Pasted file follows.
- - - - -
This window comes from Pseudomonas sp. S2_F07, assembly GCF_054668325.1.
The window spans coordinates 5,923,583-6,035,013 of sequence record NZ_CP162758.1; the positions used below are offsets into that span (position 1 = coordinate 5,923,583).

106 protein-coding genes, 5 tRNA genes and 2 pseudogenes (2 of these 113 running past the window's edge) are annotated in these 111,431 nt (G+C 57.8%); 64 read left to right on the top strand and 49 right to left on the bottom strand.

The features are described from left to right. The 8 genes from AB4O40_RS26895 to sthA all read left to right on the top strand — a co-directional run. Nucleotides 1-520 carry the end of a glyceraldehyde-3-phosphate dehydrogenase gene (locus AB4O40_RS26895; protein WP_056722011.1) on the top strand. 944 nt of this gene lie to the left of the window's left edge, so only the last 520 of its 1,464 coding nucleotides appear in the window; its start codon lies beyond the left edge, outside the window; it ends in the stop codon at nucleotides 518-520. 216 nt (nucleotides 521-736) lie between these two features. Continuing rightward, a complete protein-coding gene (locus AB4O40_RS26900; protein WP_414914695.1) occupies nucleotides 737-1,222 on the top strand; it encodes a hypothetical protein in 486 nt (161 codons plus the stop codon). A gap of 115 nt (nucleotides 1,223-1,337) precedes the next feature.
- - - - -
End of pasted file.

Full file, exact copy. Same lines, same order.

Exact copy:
This window comes from Pseudomonas sp. S2_F07, assembly GCF_054668325.1.
The window spans coordinates 5,923,583-6,035,013 of sequence record NZ_CP162758.1; the positions used below are offsets into that span (position 1 = coordinate 5,923,583).

106 protein-coding genes, 5 tRNA genes and 2 pseudogenes (2 of these 113 running past the window's edge) are annotated in these 111,431 nt (G+C 57.8%); 64 read left to right on the top strand and 49 right to left on the bottom strand.

The features are described from left to right. The 8 genes from AB4O40_RS26895 to sthA all read left to right on the top strand — a co-directional run. Nucleotides 1-520 carry the end of a glyceraldehyde-3-phosphate dehydrogenase gene (locus AB4O40_RS26895; protein WP_056722011.1) on the top strand. 944 nt of this gene lie to the left of the window's left edge, so only the last 520 of its 1,464 coding nucleotides appear in the window; its start codon lies beyond the left edge, outside the window; it ends in the stop codon at nucleotides 518-520. 216 nt (nucleotides 521-736) lie between these two features. Continuing rightward, a complete protein-coding gene (locus AB4O40_RS26900; protein WP_414914695.1) occupies nucleotides 737-1,222 on the top strand; it encodes a hypothetical protein in 486 nt (161 codons plus the stop codon). A gap of 115 nt (nucleotides 1,223-1,337) precedes the next feature.